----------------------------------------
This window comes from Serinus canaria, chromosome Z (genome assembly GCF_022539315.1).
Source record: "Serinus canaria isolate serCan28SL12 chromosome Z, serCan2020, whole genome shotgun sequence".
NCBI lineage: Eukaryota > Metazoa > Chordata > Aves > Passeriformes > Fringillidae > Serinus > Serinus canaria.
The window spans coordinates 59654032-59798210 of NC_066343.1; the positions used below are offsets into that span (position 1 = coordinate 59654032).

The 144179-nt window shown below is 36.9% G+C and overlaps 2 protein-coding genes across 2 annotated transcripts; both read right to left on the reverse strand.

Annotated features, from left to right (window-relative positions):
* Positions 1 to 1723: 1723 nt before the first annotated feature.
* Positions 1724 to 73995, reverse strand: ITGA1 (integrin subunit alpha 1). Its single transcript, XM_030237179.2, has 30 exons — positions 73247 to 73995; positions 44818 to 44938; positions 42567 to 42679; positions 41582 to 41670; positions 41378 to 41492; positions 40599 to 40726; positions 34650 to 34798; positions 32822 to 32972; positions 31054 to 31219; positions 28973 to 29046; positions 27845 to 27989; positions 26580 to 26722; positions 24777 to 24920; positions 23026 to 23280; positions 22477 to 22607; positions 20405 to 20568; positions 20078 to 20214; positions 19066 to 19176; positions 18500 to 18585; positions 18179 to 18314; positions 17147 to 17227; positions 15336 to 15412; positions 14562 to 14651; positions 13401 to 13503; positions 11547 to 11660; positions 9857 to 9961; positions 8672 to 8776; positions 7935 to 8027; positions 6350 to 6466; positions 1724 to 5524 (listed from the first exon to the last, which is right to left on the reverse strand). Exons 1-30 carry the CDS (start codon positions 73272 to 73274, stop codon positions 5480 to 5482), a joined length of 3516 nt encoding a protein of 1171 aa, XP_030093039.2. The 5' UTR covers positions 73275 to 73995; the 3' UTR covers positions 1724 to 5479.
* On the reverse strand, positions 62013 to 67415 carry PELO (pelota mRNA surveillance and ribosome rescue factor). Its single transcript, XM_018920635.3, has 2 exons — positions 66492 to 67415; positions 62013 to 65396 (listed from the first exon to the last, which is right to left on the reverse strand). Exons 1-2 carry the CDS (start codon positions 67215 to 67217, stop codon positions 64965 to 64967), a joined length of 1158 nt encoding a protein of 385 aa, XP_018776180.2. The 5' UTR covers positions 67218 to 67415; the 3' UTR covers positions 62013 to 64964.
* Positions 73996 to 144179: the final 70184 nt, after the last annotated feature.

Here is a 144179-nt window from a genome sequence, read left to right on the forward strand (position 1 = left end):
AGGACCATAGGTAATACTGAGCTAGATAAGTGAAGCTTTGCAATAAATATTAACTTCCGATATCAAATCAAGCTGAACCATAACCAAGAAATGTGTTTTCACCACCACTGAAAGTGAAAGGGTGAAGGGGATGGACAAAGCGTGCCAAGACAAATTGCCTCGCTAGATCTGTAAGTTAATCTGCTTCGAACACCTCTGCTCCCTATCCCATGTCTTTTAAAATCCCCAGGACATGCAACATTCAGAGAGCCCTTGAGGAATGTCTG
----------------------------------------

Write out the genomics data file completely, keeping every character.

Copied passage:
This window comes from Serinus canaria, chromosome Z (genome assembly GCF_022539315.1).
Source record: "Serinus canaria isolate serCan28SL12 chromosome Z, serCan2020, whole genome shotgun sequence".
NCBI lineage: Eukaryota > Metazoa > Chordata > Aves > Passeriformes > Fringillidae > Serinus > Serinus canaria.
The window spans coordinates 59654032-59798210 of NC_066343.1; the positions used below are offsets into that span (position 1 = coordinate 59654032).

The 144179-nt window shown below is 36.9% G+C and overlaps 2 protein-coding genes across 2 annotated transcripts; both read right to left on the reverse strand.

Annotated features, from left to right (window-relative positions):
* Positions 1 to 1723: 1723 nt before the first annotated feature.
* Positions 1724 to 73995, reverse strand: ITGA1 (integrin subunit alpha 1). Its single transcript, XM_030237179.2, has 30 exons — positions 73247 to 73995; positions 44818 to 44938; positions 42567 to 42679; positions 41582 to 41670; positions 41378 to 41492; positions 40599 to 40726; positions 34650 to 34798; positions 32822 to 32972; positions 31054 to 31219; positions 28973 to 29046; positions 27845 to 27989; positions 26580 to 26722; positions 24777 to 24920; positions 23026 to 23280; positions 22477 to 22607; positions 20405 to 20568; positions 20078 to 20214; positions 19066 to 19176; positions 18500 to 18585; positions 18179 to 18314; positions 17147 to 17227; positions 15336 to 15412; positions 14562 to 14651; positions 13401 to 13503; positions 11547 to 11660; positions 9857 to 9961; positions 8672 to 8776; positions 7935 to 8027; positions 6350 to 6466; positions 1724 to 5524 (listed from the first exon to the last, which is right to left on the reverse strand). Exons 1-30 carry the CDS (start codon positions 73272 to 73274, stop codon positions 5480 to 5482), a joined length of 3516 nt encoding a protein of 1171 aa, XP_030093039.2. The 5' UTR covers positions 73275 to 73995; the 3' UTR covers positions 1724 to 5479.
* On the reverse strand, positions 62013 to 67415 carry PELO (pelota mRNA surveillance and ribosome rescue factor). Its single transcript, XM_018920635.3, has 2 exons — positions 66492 to 67415; positions 62013 to 65396 (listed from the first exon to the last, which is right to left on the reverse strand). Exons 1-2 carry the CDS (start codon positions 67215 to 67217, stop codon positions 64965 to 64967), a joined length of 1158 nt encoding a protein of 385 aa, XP_018776180.2. The 5' UTR covers positions 67218 to 67415; the 3' UTR covers positions 62013 to 64964.
* Positions 73996 to 144179: the final 70184 nt, after the last annotated feature.

Here is a 144179-nt window from a genome sequence, read left to right on the forward strand (position 1 = left end):
AGGACCATAGGTAATACTGAGCTAGATAAGTGAAGCTTTGCAATAAATATTAACTTCCGATATCAAATCAAGCTGAACCATAACCAAGAAATGTGTTTTCACCACCACTGAAAGTGAAAGGGTGAAGGGGATGGACAAAGCGTGCCAAGACAAATTGCCTCGCTAGATCTGTAAGTTAATCTGCTTCGAACACCTCTGCTCCCTATCCCATGTCTTTTAAAATCCCCAGGACATGCAACATTCAGAGAGCCCTTGAGGAATGTCTG